I’ve had a Garmin Montana 600 in hand for a couple of weeks now and so far I’m pretty impressed with it. I initially thought it was targeted at the motorized crowd (ATVs, 4WDs, etc.) due to its size, but now I’m not so sure. While it does make the Oregon series look positively diminutive, in comparison to the 62 series, it’s shorter, is the same thickness, and weighs just an ounce more.
So what does the Montana have going for it? Several things, so let’s take them one at a time:
The picture below says more than the specs can. The Montana checks in with a 4” diagonal screen vs. 3” for the Oregon and 2.6” for the 62 series.But when you look at area, the difference really becomes apparent. The Montana has 45.19 sq. cm. of screen real estate, almost twice the Oregon’s (23.94 sq. cm.)
and way ahead of the 62 series, which comes in at 14.3 sq. cm. EDIT: Oops, the 62 series comes in at 19.8 sq. cm. Thanks to Bob M. for his email letting me know of my goof.
It’s too early for me to make any detailed comments on visibility, but the Montana does seem to be an improvement over the Oregon series. Why? Pixel density. The Montana (despite higher specs) actually has a slightly lower resolution screen when you factor in screen size, offering up 2889 pixels per sq. cm. Compare this to the Oregon’s 4010 pixels/sq.cm. That means significantly more light can be reflected back to Montana users.
I’ll have more to say about visibility in my full review. For now, I’ll leave it at that.
Improved access to features
This is where the Montana really shines. The interface brings the best of both worlds, offering the ease of touchscreen input found on the Oregon series, and the easy access to menu items from the 62 series. But that statement doesn’t do the Montana justice; its access to features is light years ahead of my 62s.
Here’s a look at the Montana’s main menu, which is the screen you’re always greeted with upon startup.
You can drag apps between the App Drawer and the Main Menu.
If you add more than nine, you’ll lose the names and just have icons. Items in the App Drawer can be rearranged as well.
Also new is a Favorites dashboard, shown below. You can have more than three installed; they will scroll within the dashboard.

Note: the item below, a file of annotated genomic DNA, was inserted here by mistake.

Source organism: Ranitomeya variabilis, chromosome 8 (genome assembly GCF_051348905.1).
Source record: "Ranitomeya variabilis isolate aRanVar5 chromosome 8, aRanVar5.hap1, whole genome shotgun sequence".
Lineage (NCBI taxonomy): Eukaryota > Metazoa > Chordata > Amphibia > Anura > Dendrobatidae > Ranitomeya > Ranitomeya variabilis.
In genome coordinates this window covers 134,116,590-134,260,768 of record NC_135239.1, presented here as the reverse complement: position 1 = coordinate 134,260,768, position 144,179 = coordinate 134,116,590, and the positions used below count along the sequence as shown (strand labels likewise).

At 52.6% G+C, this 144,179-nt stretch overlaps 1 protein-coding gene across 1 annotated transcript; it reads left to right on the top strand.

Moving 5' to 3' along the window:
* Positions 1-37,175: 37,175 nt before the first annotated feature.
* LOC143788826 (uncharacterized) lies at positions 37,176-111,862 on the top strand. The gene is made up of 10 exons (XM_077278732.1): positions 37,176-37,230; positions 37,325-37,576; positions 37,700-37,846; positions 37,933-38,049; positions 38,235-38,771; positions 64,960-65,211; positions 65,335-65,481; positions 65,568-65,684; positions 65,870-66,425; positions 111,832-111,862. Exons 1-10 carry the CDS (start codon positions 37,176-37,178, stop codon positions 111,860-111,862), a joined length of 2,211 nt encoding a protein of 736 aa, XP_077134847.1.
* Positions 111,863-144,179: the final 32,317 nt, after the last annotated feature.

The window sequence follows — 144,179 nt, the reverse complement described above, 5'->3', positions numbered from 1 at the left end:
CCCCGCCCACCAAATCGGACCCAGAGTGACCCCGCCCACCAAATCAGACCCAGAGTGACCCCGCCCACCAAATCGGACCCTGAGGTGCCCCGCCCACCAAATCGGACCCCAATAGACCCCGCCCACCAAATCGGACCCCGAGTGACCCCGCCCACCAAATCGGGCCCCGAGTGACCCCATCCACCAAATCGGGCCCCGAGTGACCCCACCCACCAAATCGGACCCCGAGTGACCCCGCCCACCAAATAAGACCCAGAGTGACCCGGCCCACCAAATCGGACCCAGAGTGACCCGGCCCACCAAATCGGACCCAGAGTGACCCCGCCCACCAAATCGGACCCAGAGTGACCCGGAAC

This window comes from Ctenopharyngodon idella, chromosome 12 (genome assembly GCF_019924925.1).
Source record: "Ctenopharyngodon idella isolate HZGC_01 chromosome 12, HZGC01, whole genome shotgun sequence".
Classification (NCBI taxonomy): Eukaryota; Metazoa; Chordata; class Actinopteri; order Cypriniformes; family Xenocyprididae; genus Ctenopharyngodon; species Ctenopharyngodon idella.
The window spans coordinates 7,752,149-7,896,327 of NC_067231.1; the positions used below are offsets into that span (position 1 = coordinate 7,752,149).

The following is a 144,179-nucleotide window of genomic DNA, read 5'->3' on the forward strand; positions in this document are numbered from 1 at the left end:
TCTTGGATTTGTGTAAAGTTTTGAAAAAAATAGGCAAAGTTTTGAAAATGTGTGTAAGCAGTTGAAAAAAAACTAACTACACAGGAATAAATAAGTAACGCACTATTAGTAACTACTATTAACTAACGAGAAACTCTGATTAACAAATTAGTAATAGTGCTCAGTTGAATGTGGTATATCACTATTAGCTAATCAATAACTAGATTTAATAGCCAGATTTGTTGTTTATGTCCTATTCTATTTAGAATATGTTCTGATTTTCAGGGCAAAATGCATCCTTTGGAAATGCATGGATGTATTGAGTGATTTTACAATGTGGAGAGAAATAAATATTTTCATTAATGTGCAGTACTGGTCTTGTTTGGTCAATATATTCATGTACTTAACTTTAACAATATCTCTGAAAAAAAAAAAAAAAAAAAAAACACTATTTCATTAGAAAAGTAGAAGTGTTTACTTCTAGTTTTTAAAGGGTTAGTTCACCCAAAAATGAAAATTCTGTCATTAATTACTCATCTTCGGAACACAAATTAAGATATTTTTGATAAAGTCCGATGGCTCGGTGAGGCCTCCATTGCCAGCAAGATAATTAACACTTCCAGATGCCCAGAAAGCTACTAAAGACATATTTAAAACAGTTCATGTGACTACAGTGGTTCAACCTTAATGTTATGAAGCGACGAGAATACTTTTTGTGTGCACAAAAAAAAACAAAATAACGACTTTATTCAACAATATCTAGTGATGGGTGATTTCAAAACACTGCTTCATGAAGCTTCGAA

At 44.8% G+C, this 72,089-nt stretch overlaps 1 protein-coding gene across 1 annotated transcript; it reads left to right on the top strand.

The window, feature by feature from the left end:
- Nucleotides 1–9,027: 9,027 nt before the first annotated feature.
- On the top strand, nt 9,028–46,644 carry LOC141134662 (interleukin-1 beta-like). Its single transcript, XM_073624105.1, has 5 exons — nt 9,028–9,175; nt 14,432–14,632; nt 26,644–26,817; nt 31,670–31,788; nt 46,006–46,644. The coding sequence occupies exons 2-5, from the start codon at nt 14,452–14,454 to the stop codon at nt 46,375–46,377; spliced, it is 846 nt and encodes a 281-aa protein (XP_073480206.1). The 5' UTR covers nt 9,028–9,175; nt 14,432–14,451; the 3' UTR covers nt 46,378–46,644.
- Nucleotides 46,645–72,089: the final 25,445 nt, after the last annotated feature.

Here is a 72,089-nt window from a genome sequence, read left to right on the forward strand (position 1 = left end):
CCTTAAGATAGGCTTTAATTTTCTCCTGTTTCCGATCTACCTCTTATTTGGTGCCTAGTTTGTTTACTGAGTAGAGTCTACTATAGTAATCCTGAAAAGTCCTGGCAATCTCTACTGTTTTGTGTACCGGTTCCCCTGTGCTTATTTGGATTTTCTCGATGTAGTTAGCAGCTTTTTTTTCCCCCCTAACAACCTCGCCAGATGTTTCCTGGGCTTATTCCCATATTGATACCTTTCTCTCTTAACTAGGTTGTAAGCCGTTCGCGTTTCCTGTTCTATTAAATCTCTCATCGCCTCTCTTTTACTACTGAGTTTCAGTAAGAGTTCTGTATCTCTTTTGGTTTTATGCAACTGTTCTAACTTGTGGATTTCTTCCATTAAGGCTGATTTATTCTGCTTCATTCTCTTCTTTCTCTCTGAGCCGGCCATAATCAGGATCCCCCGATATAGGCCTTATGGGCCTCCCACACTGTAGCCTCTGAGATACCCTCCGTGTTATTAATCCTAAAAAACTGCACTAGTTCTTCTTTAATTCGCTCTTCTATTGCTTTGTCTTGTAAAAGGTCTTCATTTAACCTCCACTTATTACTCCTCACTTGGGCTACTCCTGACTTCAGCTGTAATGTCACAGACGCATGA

Note also the arrow icon at the left of the Favorites dashboard above. Tap it to have the dashboard slide out of sight and get a full screen view of the map. Tap the arrow again and the dashboard slides back into view. Nice!
A Shortcuts feature is available from the Setup menu (also from the Favorites dashboard menu). Shortcuts can be added to the Main Menu, App Drawer or Favorites. This feature is a little buggy, with many shortcuts not working. I did manage to place a working shortcut to the display settings on my Favorites dashboard. Once Garmin works the bugs out of shortcuts, you should be able to access just about any feature with a couple of taps.
One of the big improvements is also one of the simplest, the addition of the menu icon (the icon with the three horizontal bars below at left).
Tap it on the map screen and you’ll see this…
The ability to deliver spoken turn-by-turn directions
With the admittedly pricey addition of a special mount and City Navigator, the Montana can give you spoken directions, just like your nuvi. I haven’t ponied up for those yet, but I have been using Topo US 24K for turn-by-turn directions to the trailhead. I dearly love only having to send waypoints to one unit.
Of bugs and updates
No surprise to early adopters I’m sure, but the Montana is a bit buggy (many issues are documented in this thread). I haven’t even updated to 2.60 after plenty of reports of problems. Nevertheless, I’m quite smitten. Hopefully Garmin will soon get the bugs worked out. And I still have quite a bit of testing to do. The true test for me will be when I can put it on my mountain bike, to see how something that large feels on it. Unfortunately it looks like we’re still a month away from the best mounting solution.